We May Now Know What Cleopatra Smelled Like

Cleopatra knew how to make an entrance. As one story goes, before sailing to meet her lover Marc Anthony in Tarsus she coated the sails of her ship in so much perfume that he smelled her scent on the breeze long before she arrived. The tragic final pharaoh of Egypt is often remembered for her ingenuity and intelligence, and now thanks to some olfactory archaeology we may have cracked the code of what it smelled like to be in Cleopatra's presence. Or, in the case of Marc Anthony waiting at the dock in Tarsus, in anticipation of it.

Robert Littman and Jay Silverstein of the University of Hawaiʻi at Mānoa had the idea to bring the ancient scent back to life after discovering the ruins of a perfumery during an excavation of the Egyptian city Thmuis. This antiquarian factory was used to produce Mendesian and Metopian, the two most famous perfumes of the ancient Mediterranean. Considering their popularity, it's more than a little likely that Cleopatra dabbed a bit behind each ear in her time (or stuck a cone of it in her hair to melt, as was Egyptian tradition).

Recovering the ancient scent

It seems whoever ran this factory didn't have a chance to do a deep clean before it was covered by the sands of time, as many of the bottles and storage jars found on site still had residue of the viscous perfume in them. There was no lingering smell, but Littman and Silverstein did send samples away for testing. They also contacted researchers and experts in Egyptian perfume Dora Goldsmith and Sean Coughlin. Working from a recipe found in an ancient Greek medical text, the two managed to recreate the scents that were being manufactured at Littman and Silverstein's factory.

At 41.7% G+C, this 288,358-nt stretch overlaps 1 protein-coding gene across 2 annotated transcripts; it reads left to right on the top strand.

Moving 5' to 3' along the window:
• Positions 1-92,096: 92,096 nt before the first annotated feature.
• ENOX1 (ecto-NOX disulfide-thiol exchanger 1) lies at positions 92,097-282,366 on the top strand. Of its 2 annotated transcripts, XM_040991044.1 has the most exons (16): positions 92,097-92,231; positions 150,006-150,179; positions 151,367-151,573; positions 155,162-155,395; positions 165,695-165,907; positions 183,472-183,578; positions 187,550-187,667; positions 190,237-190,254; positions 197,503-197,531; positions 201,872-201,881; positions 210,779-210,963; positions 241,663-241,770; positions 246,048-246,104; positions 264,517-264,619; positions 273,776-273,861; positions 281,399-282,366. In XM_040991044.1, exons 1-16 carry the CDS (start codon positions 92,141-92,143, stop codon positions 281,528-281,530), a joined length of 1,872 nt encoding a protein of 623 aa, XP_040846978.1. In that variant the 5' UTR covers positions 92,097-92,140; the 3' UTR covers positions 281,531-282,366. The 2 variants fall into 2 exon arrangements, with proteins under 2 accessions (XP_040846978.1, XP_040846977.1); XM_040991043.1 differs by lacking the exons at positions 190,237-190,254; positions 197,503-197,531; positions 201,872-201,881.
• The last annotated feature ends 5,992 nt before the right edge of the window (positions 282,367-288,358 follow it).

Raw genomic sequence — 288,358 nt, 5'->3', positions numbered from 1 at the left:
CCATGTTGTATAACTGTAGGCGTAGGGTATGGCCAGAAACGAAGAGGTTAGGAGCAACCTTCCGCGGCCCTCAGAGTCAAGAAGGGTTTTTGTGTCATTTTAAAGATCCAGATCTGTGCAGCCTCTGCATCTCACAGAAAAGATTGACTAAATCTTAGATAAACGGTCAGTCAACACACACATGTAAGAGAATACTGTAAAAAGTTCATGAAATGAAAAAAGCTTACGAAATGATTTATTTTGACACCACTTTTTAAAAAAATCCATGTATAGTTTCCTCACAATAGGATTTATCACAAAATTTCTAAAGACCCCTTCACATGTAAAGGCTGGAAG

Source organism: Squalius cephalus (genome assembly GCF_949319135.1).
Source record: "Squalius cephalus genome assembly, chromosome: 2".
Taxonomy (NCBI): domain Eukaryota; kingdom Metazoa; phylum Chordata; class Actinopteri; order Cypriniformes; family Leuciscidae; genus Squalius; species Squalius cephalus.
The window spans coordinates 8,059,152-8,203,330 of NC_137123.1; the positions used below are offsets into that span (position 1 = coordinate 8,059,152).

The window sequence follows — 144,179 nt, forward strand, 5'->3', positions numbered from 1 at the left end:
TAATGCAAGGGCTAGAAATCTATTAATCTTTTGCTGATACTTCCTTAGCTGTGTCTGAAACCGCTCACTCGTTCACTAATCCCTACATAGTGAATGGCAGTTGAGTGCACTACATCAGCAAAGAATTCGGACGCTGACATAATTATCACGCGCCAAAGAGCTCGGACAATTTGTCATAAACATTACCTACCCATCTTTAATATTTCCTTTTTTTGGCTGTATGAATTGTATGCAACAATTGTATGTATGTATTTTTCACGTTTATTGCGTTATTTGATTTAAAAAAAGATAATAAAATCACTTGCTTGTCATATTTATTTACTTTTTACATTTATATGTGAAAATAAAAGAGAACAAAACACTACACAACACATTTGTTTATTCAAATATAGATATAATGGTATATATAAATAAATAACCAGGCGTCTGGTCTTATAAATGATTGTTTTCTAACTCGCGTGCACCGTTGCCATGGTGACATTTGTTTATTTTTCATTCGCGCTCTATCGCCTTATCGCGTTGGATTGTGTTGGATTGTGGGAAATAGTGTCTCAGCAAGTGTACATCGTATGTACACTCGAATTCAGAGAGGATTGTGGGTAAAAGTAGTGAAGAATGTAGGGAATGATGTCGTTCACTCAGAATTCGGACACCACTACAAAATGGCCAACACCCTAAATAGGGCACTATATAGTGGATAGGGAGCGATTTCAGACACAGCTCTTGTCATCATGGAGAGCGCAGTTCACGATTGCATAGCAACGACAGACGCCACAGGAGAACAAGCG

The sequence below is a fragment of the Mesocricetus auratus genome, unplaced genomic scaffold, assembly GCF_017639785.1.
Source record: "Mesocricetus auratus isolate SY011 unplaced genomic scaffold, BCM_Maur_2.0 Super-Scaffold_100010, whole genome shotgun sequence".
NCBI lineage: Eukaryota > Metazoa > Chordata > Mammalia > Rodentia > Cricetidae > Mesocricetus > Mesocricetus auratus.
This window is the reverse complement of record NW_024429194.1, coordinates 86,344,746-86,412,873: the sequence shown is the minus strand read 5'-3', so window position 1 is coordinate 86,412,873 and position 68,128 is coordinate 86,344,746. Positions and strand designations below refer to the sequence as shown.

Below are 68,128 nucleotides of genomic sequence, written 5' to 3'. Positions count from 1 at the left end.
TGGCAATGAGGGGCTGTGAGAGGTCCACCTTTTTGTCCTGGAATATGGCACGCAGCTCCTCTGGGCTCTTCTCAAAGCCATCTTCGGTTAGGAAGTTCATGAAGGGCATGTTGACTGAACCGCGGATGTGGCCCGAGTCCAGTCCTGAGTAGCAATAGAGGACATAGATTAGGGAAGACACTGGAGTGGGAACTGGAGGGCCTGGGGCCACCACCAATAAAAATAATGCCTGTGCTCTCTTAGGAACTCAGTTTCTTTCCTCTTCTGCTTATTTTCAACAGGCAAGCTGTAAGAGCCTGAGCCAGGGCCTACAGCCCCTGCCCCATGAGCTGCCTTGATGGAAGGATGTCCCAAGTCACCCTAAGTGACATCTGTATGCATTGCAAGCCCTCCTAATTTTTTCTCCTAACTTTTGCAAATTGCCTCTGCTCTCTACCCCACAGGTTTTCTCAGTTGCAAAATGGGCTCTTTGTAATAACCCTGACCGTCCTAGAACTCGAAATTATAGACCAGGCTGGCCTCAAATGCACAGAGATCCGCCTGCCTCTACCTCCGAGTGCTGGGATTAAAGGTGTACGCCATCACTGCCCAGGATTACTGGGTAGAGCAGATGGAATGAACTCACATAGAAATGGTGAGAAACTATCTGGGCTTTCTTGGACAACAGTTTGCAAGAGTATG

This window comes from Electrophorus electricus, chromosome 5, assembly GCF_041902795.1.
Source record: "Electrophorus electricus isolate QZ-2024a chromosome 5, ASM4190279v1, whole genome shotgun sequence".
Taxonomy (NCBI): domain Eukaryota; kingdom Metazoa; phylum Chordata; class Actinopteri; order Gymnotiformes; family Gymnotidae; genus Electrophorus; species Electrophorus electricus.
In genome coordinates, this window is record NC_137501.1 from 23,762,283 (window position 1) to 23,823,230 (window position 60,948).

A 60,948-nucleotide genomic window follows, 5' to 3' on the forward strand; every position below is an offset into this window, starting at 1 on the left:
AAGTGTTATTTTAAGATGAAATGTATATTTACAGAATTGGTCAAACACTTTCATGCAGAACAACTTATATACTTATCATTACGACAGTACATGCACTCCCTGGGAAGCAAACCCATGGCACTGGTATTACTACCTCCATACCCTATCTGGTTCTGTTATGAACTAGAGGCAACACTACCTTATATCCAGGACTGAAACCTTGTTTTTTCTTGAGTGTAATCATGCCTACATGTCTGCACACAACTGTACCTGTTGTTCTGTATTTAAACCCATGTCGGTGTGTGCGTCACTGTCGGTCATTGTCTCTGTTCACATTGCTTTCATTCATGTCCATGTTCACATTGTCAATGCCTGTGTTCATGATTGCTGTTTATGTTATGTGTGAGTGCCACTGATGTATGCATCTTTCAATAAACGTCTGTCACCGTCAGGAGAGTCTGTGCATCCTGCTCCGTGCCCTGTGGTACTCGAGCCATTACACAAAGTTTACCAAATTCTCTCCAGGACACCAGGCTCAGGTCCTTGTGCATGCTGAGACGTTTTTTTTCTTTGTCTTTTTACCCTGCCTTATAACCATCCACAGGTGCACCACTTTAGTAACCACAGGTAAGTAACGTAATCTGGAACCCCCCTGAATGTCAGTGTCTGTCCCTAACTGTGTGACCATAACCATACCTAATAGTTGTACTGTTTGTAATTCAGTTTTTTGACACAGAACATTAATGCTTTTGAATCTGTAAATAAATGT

Visitors to the 2019 National Geographic Museum's "Queens of Egypt" exhibit had a chance to take a whiff of the scents du jour circa 50 BCE. For those who missed the show, Littman said to Atlas Obscura of the myrrh (tree resin), olive oil, cardamom, and cinnamon based perfumes, "I find it very pleasant, though it probably lingers a little longer than modern perfume."

Considering the other lingering smells people contended with in the ancient world, even catching a hint of Cleopatra's musky signature scent probably felt like a luxury.